A Cook’s Tour of Facebook Live
Over the past 6 months, I’ve begun to see 20–30 Facebook Live alerts per day. Some are from people I know, others are from
news pages that I’ve liked or followed (or that
my friends have reacted to), and there are still
others that I bypass too quickly to categorize.
Since so many of my Facebook friends are in
the event video industry, I see a lot of what
could generously be called “behind the scenes”
(BTS) streams from a randomly placed iPhone
at their events in progress. I also see a lot of
personal testimonials and professional political
commentaries, which I find more effective than
the impromptu, pseudo-BTS streams (provided
the speaker has something interesting to say).
My feed also delivers a smattering of C-SPAN-type material from political press events and
legislative sessions. These broadcasts, designed
for other media, are interactive only in allowing live exchanges among viewers, rather than
leveraging the platform with responsiveness
from the presenters.
In a presentation at Streaming Media West
last November, Chad Sisneros of the Humane
Society discussed in specific terms how his
organization works to maximize the impact of
streams delivered to its 2. 5 million Facebook fans
( go2sm.com/manage). “This list really works for
us, so we try to take advantage of every time we
do a Facebook Live stream,” Sisneros said. “We
practice it. We block it out. We focus on the vi-
suals. We promote it ahead of time, tweet it out,
put it on Facebook a couple hours ahead of time
to let everybody know what’s coming.”
Most important, Sisneros says, is to engage
with commenters during the presentation.
Again, preparation is key. “Every time we do a
Facebook Live, we try to figure out what ques-
tions are going to come up in the comments. We
come up with a top 10 list of questions that we
know we’re going to get, we work with our ex-
perts who know the answers, and write out the
answers in advance. Then we have somebody
else outside of the live stream working to an-
swer those comments during the live stream.”
In the interest of seeing how other organiza-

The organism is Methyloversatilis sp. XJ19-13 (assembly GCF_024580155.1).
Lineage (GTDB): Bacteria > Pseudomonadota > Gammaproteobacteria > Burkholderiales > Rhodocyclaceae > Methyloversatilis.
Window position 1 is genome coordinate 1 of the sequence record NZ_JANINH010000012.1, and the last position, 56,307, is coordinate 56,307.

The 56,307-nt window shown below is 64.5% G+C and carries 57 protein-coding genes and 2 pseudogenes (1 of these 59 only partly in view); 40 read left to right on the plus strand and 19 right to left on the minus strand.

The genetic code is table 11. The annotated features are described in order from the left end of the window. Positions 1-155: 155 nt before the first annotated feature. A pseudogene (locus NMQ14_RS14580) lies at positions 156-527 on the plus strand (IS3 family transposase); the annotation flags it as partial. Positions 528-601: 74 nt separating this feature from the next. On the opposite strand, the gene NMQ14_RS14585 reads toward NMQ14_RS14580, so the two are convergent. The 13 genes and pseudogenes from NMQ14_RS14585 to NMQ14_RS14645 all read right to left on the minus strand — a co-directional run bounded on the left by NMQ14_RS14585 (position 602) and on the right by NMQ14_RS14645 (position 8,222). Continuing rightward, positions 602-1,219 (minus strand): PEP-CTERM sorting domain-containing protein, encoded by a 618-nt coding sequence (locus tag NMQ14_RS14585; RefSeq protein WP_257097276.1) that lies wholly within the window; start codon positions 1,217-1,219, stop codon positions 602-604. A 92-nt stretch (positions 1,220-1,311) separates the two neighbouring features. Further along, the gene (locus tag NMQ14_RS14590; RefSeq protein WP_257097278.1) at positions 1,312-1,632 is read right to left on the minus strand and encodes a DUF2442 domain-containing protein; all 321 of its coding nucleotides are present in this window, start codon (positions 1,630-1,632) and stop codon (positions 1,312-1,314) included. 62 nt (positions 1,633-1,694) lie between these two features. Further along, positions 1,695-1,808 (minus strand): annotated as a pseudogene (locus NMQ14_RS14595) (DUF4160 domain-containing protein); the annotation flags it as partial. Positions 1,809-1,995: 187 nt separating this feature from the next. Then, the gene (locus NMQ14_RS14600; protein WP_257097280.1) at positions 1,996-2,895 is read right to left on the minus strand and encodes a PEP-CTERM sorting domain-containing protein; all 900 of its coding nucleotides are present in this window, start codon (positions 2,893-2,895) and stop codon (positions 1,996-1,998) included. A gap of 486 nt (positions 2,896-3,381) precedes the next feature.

tions are tailoring their efforts to the platform, I
chose a Facebook Live show that came across my
feed just before I sat down to write this column.
I watched to gauge the level of professionalism,
The show featured three lav-mic’d hosts in
an active kitchen. It was shot with two cameras,
one a static shot showing the three hosts, the
other a close-up camera that usually focused
on the food, with quick dissolves between shots.
The show began and ended with a still title
screen and intro-outro music. It featured Cook’s
Science and Mashable branding in two places:
the chef’s apron and a semi-transparent overlay in the lower-right corner. The hosts also intermittently plugged several items via verbal
mentions and pinned comments: a newsletter,
recipes for the foods they were demo’ing, a
giveaway for the Cook’s Science book, and the
next episode, coming in 2 weeks.
The show featured animated lower-thirds
with profile pictures for the hosts and occasional commenters, including commenters whose
questions they took. The comment lower-thirds
were a particularly nice touch, giving participating viewers temporary costar status. Questions were relayed aloud (somewhat clumsily)
from an off-screen staffer before appearing in
a comment lower-third.
Besides a compulsively chatty non-chef host,
nothing about the show seemed designed to
prize entertainment or flash over content. But
in addition to frequent references to the audience, the commenters, and the stream itself,
the show felt live and audience-engaged, providing a solid example of how to leverage the
Facebook Live platform without distracting from
the primary content of the show.
Steve Nathans-Kelly ( firstname.lastname@example.org) is editor of
Streaming Media Producer ( streamingmedia.com/producer) and
video publishing director of Information Today, Inc.
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